Dubai healthcare group plans share sale as it looks to India

$300m medical complex will open in Kerala next month.

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The Dubai-based group Aster DM Healthcare is in talks with bankers over a planned US$200 million share sale as it targets India's $80 billion healthcare sector.
The company has consulted with JPMorgan, Goldman Sachs and Bank of America Merrill Lynch to advise on the planned share sale. The stock could be listed in Dubai, Mumbai or London.
The company currently operates hospitals, clinics and pharmacies under the Medcare, Aster and Access brands in the UAE and the Arabian Gulf. It is in the process of opening three hospitals in the UAE.
Next month it is expected to open the first phase of a $300m medical complex in the southern Indian state of Kerala.
The 570-bed Aster Medcity would start taking patients from February 24, offering cardiology, oncology, orthopedics, neurology, gastroenterology and nephrology specialities in the first phase, said DM's chairman Dr Azad Moopen.
The 500-bed second phase would cater to women and child specialities among others. Scheduled for completion in five years, the Kerala complex would include a four-star hotel targeted at medical tourists from the Gulf, Africa and South East Asia.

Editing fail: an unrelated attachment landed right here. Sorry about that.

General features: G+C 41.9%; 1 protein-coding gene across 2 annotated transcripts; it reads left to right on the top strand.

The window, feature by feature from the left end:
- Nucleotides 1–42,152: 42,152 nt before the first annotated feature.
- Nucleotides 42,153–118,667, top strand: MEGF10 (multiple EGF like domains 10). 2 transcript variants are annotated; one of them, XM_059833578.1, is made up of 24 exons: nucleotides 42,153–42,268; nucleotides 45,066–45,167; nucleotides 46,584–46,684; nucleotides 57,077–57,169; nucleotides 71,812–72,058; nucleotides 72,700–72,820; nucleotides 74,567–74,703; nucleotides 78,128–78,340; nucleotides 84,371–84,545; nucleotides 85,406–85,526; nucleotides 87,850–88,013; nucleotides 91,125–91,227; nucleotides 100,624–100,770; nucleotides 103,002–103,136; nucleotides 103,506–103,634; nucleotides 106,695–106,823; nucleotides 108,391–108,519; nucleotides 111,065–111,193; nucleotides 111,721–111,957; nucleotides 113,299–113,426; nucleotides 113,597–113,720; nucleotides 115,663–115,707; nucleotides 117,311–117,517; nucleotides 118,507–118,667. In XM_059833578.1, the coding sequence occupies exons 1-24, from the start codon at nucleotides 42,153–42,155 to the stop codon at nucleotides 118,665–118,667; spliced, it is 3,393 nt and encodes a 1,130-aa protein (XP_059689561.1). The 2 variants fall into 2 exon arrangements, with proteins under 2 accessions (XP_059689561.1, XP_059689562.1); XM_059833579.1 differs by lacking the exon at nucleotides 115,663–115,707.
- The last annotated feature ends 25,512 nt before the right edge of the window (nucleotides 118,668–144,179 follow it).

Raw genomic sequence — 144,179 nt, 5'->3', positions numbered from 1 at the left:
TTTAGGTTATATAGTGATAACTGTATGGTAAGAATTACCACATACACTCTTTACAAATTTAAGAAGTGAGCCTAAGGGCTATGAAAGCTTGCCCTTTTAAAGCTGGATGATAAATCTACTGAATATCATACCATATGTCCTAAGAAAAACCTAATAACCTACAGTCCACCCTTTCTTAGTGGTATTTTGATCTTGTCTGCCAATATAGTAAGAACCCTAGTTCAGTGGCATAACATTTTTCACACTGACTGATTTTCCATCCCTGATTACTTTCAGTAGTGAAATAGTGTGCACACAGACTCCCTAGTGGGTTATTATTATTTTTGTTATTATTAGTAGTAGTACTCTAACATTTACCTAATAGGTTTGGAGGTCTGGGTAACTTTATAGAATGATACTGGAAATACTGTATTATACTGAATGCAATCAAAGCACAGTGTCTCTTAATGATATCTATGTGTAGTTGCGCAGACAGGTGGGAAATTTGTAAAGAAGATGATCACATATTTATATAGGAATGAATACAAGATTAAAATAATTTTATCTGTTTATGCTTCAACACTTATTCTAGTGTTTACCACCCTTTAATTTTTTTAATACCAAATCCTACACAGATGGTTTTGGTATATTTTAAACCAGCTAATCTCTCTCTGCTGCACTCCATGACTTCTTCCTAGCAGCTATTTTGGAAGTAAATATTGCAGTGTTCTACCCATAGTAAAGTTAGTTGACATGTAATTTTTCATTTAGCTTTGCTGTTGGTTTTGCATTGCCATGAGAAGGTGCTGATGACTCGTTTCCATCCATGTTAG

"A large number of high-tech procedures cannot be done here [in the UAE]," said Dr Moopen. "Not because of a lack of money or resources or equipment but because of a lack of skilled people and the number of patients."
While availability of medical staff is not a problem in India, it is in the UAE. Dr Moopen said the UAE faced a major headache because of a lack of nurses.
"The shortage of doctors as well as nurses and technicians in the UAE is a huge problem," he said. Among the physicians, pediatricians and radiologists are in high demand.
According to a November report from the consultants Colliers International, the UAE has one of lowest ratios for nurses per patient in the Gulf, lower than in Qatar, Oman, Kuwait and Bahrain, and lags behind other Gulf countries in the average ratio of physicians.
Dr Moopen said that less than 10 per cent of the doctors and other medical staff across the Aster DM Healthcare hospitals in the UAE were recruited from the local pool. As a result, salaries of medical staff had increased by 10 ro 30 per cent in the past three years because of the rising cost of living in the UAE.
Last year DM Healthcare acquired majority stakes in pharmacy chains in Jordan's Orange group and Kuwait's Yambuia Al Khaleej chain. and it has been looking at acquiring a mid-cost clinic chain with eight facilities in the Philippines. About one in five of the group's staff came from the Philippines, Dr Moopen said.
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